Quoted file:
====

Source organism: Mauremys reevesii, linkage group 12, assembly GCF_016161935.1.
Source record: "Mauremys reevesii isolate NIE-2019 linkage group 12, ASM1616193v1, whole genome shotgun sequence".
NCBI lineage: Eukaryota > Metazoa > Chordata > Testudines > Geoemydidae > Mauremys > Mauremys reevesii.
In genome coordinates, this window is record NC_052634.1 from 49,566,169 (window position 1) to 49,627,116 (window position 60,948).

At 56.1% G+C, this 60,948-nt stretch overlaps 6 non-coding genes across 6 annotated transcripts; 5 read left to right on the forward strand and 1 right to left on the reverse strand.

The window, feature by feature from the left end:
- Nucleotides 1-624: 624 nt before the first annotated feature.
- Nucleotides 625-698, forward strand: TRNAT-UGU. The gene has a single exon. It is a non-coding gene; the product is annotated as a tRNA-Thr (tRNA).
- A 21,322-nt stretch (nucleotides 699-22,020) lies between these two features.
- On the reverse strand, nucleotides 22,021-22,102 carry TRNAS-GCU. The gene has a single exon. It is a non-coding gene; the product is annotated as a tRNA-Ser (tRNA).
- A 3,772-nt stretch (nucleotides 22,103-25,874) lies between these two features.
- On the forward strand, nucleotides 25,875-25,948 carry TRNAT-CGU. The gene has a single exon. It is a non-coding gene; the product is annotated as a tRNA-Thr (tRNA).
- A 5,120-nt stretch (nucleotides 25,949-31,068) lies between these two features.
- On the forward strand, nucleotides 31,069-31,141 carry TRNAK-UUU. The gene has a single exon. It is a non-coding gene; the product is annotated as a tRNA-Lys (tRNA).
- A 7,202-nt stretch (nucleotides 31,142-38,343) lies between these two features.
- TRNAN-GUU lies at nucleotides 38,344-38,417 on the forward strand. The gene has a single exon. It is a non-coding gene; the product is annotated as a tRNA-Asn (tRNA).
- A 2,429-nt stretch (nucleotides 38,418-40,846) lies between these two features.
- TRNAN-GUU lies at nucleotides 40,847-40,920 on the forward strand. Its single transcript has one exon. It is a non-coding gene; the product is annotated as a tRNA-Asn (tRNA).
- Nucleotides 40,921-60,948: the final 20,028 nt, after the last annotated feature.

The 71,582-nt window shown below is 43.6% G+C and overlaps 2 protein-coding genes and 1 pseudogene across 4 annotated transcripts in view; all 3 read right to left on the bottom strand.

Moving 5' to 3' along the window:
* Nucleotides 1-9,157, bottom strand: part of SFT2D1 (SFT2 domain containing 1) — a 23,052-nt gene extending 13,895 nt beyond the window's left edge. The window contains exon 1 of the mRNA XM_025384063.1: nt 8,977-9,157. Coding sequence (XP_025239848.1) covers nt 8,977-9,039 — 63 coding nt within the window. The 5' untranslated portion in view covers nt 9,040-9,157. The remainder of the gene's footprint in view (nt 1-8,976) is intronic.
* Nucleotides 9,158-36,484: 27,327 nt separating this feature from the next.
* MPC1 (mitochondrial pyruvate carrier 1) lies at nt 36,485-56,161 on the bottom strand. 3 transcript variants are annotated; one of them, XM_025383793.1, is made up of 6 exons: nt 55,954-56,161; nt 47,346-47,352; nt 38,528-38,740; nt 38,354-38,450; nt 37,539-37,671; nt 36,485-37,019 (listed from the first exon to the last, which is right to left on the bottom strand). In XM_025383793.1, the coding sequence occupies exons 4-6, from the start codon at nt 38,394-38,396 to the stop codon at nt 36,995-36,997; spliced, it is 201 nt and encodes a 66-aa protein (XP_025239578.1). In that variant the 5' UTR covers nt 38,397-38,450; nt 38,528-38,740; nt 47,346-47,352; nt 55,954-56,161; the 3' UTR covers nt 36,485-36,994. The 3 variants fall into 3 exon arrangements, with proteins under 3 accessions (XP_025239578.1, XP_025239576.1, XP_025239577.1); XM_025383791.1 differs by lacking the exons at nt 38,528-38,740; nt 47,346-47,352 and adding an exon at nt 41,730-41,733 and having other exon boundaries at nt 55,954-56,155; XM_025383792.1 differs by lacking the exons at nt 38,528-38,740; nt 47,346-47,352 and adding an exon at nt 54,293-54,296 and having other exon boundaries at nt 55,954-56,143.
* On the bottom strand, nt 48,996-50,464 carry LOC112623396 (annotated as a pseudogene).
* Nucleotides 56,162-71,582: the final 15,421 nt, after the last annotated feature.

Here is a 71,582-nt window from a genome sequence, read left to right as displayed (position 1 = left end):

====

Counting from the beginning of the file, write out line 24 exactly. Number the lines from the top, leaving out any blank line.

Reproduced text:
* MPC1 (mitochondrial pyruvate carrier 1) lies at nt 36,485-56,161 on the bottom strand. 3 transcript variants are annotated; one of them, XM_025383793.1, is made up of 6 exons: nt 55,954-56,161; nt 47,346-47,352; nt 38,528-38,740; nt 38,354-38,450; nt 37,539-37,671; nt 36,485-37,019 (listed from the first exon to the last, which is right to left on the bottom strand). In XM_025383793.1, the coding sequence occupies exons 4-6, from the start codon at nt 38,394-38,396 to the stop codon at nt 36,995-36,997; spliced, it is 201 nt and encodes a 66-aa protein (XP_025239578.1). In that variant the 5' UTR covers nt 38,397-38,450; nt 38,528-38,740; nt 47,346-47,352; nt 55,954-56,161; the 3' UTR covers nt 36,485-36,994. The 3 variants fall into 3 exon arrangements, with proteins under 3 accessions (XP_025239578.1, XP_025239576.1, XP_025239577.1); XM_025383791.1 differs by lacking the exons at nt 38,528-38,740; nt 47,346-47,352 and adding an exon at nt 41,730-41,733 and having other exon boundaries at nt 55,954-56,155; XM_025383792.1 differs by lacking the exons at nt 38,528-38,740; nt 47,346-47,352 and adding an exon at nt 54,293-54,296 and having other exon boundaries at nt 55,954-56,143.